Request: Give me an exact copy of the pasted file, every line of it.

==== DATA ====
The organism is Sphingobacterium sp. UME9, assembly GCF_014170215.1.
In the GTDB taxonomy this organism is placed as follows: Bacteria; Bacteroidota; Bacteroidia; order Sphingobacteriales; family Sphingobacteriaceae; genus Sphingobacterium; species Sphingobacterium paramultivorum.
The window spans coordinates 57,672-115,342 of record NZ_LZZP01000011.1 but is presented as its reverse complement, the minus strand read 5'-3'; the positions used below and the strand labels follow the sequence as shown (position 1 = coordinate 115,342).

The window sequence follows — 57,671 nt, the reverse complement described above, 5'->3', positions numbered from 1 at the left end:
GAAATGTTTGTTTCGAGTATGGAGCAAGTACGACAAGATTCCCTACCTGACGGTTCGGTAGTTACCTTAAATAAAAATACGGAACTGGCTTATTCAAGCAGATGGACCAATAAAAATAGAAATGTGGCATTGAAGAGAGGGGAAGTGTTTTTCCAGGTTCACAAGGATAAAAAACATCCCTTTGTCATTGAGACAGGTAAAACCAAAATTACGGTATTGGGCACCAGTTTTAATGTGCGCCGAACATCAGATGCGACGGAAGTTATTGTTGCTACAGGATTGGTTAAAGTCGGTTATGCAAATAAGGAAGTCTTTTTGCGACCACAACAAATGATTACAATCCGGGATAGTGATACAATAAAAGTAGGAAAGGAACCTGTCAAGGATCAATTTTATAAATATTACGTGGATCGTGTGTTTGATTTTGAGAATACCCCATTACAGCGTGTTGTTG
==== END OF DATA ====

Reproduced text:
The organism is Sphingobacterium sp. UME9, assembly GCF_014170215.1.
In the GTDB taxonomy this organism is placed as follows: Bacteria; Bacteroidota; Bacteroidia; order Sphingobacteriales; family Sphingobacteriaceae; genus Sphingobacterium; species Sphingobacterium paramultivorum.
The window spans coordinates 57,672-115,342 of record NZ_LZZP01000011.1 but is presented as its reverse complement, the minus strand read 5'-3'; the positions used below and the strand labels follow the sequence as shown (position 1 = coordinate 115,342).

The window sequence follows — 57,671 nt, the reverse complement described above, 5'->3', positions numbered from 1 at the left end:
GAAATGTTTGTTTCGAGTATGGAGCAAGTACGACAAGATTCCCTACCTGACGGTTCGGTAGTTACCTTAAATAAAAATACGGAACTGGCTTATTCAAGCAGATGGACCAATAAAAATAGAAATGTGGCATTGAAGAGAGGGGAAGTGTTTTTCCAGGTTCACAAGGATAAAAAACATCCCTTTGTCATTGAGACAGGTAAAACCAAAATTACGGTATTGGGCACCAGTTTTAATGTGCGCCGAACATCAGATGCGACGGAAGTTATTGTTGCTACAGGATTGGTTAAAGTCGGTTATGCAAATAAGGAAGTCTTTTTGCGACCACAACAAATGATTACAATCCGGGATAGTGATACAATAAAAGTAGGAAAGGAACCTGTCAAGGATCAATTTTATAAATATTACGTGGATCGTGTGTTTGATTTTGAGAATACCCCATTACAGCGTGTTGTTG